Plant systematics is an ever-changing field that brings its past with it. I concentrate on dealing with that past from both an historical and a nomenclature perspective by concentrating on who, where and when plants were found in North America, and by compiling suprageneric names. The objective of my historical work is to provide concise information on the contributions of botanical collectors who gathered plants in North America from approximately 1600 until 1900, concentrating mainly on those who collected in eastern North America prior to 1780, and those who were in the West from 1780 onward. Suprageneric names are those scientific names given to plants at ranks above that of the genus. Prior to 1990 none of these names had been compiled or their correctness - in terms of the rules governing botanical nomenclature - evaluated. The objective of this effort is to compile all such names and make them available to other researchers.
Research interests include floristic studies in western North America (including endangered and threatened species), examination of historical specimens gathered in temperate North America, monographic studies on Polygonaceae subfam. Eriogonoideae, botanical nomenclature, history of botanical explorations in the New World, and a review of suprageneric nomenclature, including vascular plant family nomenclature and an evaluation of systems of classification at and above the family level. The most recent efforts involve a joint effort with Dr. Robert F. Thorne entitled An updated classification of the Class Magnoliopsida ("Angiospermae") published in Botanical Review (2007) and a new version of the Angiosperm Phylogeny Group (2009) classification of flowering plants.
"Botanical discoveries of Lewis and Clark on the Great Plains." Keynote speaker, The nature of Lewis & Clark on the Great Plains, Center for Great Plains Study, Lied Conference Center, Arbor Day Farm, Nebraska City, Nebraska; 2004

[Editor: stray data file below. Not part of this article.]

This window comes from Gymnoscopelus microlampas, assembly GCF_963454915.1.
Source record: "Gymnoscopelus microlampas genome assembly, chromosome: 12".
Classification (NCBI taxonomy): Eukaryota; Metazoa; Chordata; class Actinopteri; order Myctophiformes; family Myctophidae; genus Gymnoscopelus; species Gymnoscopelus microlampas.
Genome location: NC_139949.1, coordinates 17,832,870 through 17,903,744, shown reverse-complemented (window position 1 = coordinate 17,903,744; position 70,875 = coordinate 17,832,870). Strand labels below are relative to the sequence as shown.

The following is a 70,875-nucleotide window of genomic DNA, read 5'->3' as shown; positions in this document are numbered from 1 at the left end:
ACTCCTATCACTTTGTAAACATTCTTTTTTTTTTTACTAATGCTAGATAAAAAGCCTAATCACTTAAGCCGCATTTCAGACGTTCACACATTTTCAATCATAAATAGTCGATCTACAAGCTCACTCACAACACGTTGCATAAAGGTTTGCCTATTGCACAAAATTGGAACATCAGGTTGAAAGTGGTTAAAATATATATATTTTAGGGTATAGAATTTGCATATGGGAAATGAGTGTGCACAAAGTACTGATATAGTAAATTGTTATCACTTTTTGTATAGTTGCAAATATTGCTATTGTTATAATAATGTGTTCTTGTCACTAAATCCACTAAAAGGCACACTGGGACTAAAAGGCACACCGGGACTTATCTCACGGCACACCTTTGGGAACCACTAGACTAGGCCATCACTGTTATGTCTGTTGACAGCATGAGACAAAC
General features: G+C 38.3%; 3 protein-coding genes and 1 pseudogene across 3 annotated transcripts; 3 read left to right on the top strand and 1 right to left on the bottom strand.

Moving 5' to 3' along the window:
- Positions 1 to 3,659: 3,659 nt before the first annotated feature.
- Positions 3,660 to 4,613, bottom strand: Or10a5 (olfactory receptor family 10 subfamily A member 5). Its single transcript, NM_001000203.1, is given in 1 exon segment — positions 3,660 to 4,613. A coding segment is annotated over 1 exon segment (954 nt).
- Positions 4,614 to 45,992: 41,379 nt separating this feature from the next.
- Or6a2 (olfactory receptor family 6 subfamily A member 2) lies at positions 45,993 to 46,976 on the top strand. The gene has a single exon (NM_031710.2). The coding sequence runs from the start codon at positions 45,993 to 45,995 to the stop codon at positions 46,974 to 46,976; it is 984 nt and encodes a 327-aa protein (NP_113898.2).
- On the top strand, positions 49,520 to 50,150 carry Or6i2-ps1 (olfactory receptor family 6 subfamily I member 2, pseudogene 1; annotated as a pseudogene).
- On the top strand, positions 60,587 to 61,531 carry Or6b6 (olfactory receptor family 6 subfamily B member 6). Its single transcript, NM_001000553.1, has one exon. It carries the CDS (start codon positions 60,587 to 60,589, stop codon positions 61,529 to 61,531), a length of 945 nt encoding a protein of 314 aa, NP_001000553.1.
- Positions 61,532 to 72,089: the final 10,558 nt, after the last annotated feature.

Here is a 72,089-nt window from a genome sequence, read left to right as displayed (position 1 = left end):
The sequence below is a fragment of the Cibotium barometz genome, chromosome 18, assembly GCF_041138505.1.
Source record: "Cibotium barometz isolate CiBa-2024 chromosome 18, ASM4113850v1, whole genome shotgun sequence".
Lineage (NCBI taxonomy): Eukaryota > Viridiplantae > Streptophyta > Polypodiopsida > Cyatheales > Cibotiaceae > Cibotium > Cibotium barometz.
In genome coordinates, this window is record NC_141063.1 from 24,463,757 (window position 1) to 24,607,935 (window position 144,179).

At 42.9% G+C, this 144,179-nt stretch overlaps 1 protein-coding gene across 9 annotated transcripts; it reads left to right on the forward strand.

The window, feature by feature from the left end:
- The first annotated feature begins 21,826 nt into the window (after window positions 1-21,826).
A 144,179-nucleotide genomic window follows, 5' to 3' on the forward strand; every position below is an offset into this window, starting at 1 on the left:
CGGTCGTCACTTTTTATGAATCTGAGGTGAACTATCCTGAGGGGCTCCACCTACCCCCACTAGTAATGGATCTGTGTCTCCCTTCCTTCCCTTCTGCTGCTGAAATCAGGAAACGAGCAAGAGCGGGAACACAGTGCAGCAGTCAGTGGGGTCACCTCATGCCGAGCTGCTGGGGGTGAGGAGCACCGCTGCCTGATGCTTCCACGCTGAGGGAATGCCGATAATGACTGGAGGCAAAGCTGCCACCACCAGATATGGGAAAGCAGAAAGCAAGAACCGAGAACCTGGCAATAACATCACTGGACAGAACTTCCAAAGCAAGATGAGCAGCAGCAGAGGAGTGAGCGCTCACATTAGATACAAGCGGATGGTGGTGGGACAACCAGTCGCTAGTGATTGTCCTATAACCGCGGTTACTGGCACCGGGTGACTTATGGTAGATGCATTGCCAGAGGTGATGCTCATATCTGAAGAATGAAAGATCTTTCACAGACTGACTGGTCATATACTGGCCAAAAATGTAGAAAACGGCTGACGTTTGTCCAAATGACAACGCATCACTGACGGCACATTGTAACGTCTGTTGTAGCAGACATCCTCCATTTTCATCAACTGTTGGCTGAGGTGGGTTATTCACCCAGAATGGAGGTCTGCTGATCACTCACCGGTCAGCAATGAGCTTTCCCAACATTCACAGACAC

"Suprageneric names: Difficult under any code.", International Society for Phylogenetic Nomenclature, Yale University, New Haven, Connecticut; 2006
"Western Endemics: Eriogonum.", International Interim Rock Garden Plant Conference, Snowbird, Utah; 2006
Invited Presentations at Seminars:
"Medicinal plants of the Lewis and Clark expedition." Tai Sophia Institute, Laurel, Maryland; 2006
"Lewis and Clark: A look at the botanical exploits after the expedition." University of California, Berkeley; 2006.
"Lewis and Clark: A look at the botanical exploits after the expedition." Cornell University, Ithaca; 2007.
"Mark Catesby, artist and naturalist in colonial America." Rancho Santa Ana Botanic Garden, Claremont; 2008.
"Mark Catesby, artist and naturalist in colonial America." Boise State University, Boise; 2008.
"Catesby's enigma: Illustrations from 1730-1747 and the mystery of the Little Sparrow." Laboratory of Ornithology, Cornell University, Ithaca; 2009.
History of Systematic Botany – BIOPL 4450
This course is designed as a historical summary covering the development of botany, with an emphasis on the writings, discoveries and explorations from early human history to the twentieth century (1900). This is a foundation course which deals with the entire field of botany as practiced over time and as the information learned over the centuries was applied in our understanding of the identification, naming and classification of plants. It is presumed that when students take more specialized courses, the history of that specific field will be discussed in depth and is concentrated primarily on events from 1900 onward.